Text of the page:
Thursday, December 23, 2010

A Holiday Dilemma: Christmas at East Liberty Presbyterian Church, The Cathedral of Hope

I have a somewhat unique holiday dilemma, oh gentle readers. As a longtime supporter, volunteer, attender and advocate at my church (video clip below!)

I have long wished I could participate in communion at this place of worship where I feel so connected. However, as a non-baptised person with a faith stance that crosses many thealogical lines, I have been careful not to cross doctrinal lines at East Liberty Presby. The National Board for the Presbyterian Church USA in its polity specifically excludes non-baptised non-Christians from communion, which is what I doctrinally am by the Presbyterian Church USA's own definitions. And so when I have asked about the "open communion" at ELPC, members have told me that ELPC follows national polity. The "open communion" is open to baptised Christians only.

well. For some of my church friends this national polity is appalling. So I have good church friends who would happily give me communion, thus creating a truly open communion table - one open to all, baptism or personal faith stance notwithstanding. I have not availed myself of this offer; yes, I believe in questioning authority. Yes, I believe in re-defining religious meaning (you, oh gentle readers, may have noticed that!) And yes, I believe in transforming the established church - again, you gentle readers may have noticed that as well.

However. Polity matters. The current ELPC position is not all that revolutionary: sort've a "we'll quietly give communion to those of you who don't fit our official polity, just don't talk about it too much" kinda response. This is hardly revolutionary or transformative. Quietly slipping around rules is what we without political power have to do, and yes, that can be important. However it is still a second class communion, perhaps politically meaningful, yet hardly a challenge to church power. And I think it funny how many leftie people have said to me an inherently conservative stance: oh, polity doesn't matter. Just take communion.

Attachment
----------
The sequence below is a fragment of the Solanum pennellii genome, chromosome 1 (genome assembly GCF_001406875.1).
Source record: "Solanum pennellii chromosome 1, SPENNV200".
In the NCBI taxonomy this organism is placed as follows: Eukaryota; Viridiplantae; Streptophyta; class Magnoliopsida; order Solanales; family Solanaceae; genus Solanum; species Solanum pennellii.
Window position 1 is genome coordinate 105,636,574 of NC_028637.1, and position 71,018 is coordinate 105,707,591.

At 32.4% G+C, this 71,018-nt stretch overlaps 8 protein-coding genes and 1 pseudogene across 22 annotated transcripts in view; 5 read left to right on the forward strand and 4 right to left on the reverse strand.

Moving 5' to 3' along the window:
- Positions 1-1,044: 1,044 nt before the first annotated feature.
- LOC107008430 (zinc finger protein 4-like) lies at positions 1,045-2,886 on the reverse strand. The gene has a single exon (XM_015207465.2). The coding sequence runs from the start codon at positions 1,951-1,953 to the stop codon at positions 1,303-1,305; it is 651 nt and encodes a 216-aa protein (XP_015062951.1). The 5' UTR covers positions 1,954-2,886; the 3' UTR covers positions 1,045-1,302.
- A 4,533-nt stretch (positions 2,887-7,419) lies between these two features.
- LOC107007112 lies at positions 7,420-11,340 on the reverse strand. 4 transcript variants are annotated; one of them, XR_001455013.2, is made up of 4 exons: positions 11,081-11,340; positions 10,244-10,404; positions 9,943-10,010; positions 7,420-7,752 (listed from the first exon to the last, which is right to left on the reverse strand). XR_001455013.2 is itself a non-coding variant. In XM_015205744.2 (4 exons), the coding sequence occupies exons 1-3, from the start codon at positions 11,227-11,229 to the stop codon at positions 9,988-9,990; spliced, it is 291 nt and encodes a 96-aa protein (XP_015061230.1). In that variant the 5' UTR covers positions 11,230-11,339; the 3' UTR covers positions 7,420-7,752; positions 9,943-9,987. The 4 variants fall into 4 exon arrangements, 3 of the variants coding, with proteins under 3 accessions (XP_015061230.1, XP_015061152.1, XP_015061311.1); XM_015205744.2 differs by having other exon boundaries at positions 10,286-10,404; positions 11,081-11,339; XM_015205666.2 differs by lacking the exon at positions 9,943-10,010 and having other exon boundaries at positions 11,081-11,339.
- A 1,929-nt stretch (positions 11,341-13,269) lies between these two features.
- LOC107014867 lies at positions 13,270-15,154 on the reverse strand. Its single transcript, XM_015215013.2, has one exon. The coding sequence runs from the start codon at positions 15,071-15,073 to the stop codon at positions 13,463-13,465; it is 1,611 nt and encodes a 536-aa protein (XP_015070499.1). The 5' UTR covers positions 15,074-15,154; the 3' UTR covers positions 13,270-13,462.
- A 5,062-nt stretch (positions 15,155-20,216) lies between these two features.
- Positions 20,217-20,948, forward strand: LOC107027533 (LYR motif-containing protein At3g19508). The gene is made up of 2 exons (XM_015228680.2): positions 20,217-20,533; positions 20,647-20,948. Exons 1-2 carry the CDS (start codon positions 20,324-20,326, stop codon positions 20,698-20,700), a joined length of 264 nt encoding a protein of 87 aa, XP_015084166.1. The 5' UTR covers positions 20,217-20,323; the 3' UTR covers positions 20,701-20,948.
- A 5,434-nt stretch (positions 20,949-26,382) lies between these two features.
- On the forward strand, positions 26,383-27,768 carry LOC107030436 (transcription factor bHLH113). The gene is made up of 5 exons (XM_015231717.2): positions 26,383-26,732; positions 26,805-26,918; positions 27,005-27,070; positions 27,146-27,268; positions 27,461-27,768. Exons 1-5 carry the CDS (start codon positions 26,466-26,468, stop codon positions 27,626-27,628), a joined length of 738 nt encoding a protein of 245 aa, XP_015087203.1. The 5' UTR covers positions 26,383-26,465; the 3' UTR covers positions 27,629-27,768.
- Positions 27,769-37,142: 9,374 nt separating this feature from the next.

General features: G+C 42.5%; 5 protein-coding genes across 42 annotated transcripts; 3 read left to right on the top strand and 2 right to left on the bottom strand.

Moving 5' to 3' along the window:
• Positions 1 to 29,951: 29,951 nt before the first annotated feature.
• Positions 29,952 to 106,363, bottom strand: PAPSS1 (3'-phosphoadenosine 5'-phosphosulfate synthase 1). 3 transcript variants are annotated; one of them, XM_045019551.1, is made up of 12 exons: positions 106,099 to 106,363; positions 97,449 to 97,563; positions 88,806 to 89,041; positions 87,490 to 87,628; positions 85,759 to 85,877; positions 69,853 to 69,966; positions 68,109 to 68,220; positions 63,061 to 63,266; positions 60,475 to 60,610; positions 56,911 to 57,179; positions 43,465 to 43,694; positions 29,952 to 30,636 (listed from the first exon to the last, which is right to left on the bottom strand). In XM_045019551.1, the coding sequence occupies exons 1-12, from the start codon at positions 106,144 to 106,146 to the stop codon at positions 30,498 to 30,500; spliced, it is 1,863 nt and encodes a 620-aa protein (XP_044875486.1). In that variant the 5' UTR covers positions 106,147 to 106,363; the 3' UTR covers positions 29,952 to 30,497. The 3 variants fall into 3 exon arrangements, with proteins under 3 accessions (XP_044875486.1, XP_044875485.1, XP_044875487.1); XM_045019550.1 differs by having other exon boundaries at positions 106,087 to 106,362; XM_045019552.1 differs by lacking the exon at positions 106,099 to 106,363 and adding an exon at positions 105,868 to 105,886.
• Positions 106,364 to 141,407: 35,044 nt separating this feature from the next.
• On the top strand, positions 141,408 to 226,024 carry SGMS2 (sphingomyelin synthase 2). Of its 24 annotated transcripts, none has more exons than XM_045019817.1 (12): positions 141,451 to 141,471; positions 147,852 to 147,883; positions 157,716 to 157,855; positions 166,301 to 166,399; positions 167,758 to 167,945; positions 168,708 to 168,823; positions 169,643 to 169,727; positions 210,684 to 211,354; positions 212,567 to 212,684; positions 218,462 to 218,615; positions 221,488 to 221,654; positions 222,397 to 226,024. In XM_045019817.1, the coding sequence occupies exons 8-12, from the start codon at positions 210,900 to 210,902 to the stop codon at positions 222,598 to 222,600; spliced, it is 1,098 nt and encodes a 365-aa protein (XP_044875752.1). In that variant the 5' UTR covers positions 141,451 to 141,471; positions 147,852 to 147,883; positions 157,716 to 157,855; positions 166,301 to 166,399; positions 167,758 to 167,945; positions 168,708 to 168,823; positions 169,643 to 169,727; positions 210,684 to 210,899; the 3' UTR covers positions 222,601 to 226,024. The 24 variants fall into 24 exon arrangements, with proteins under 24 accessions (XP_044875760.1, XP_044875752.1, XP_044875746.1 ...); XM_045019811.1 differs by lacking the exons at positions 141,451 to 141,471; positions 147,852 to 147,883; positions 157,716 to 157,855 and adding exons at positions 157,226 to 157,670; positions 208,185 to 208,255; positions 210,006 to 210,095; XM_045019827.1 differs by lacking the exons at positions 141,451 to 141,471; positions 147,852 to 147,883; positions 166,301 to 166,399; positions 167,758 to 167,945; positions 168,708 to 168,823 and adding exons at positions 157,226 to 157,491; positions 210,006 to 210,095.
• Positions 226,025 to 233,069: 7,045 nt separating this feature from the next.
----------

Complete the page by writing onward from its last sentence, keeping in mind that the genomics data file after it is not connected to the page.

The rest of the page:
(oh laws don't matter, why do gays and lesbians need marriage. oh laws don't exist; Blacks of all gender and white(ish) women have equality. oh laws don't matter, we don't need to change them. . .)

For me this issue is intensely personal. Back in divinity school, I took most of my classes at Christian seminaries. Most of my friends were devout and committed Christians. I attended countless ordinations and installations of friends. During those years I sat in pews while ALL of my friends paraded up for communion, and I, a non-baptised non-believer, sat alone, watching. It was a really weird feeling. On some occasions, rather famous ministers specifically pulled me aside before services to make sure I knew that I was not welcome to the communion table - a situation I found laughable, in an ironic way. One very famous Lutheran minister was himself installed as one of the first openly gay ministers in the Lutheran church. Yet he found it necessary to tell me that communion was not open to me on the day one of my best friends was installed as an openly lesbian deacon in his church.

And many Christian friends have explained to me over the years the necessity of communion being a religious faith stance and affirmation of a belief in Jesus' salvation. I am not in anyway questioning the deepseated need of Christian communities to self-define around sacrament and creed. After all, I truly believe in the importance of respecting faith. Many Christians don't want to share communion with me, who they would define as non-Christian.

Yet I also think my own personal faith journey has been shaped by those many, many times of sitting alone in the pew, the only person not allowed communion in a church full of friends.

Christmas Eve I will be at church with my kids, with my wonderful church friends - who themselves embrace a motley collection of beliefs. One devout church friend says she will happily give me communion. If so, that will be literally the second time in my life I have had communion with a group of religious people with whom I feel a great commitment.

Should I go?


  1. personally, I would. If I had a friend that wanted me to go and was willing to let me participate in communion, I would feel that by going I would be supporting my friend.

  2. Chadly, I am leaning that way. After all, my Christian friends at a church I call "my church" are saying, "hey, we are Christian, too, and we want to give you communion if you want it, and it's fine if other Christians disagree." I've been getting lots of wonderful letters on the topic, and plan to post more later today.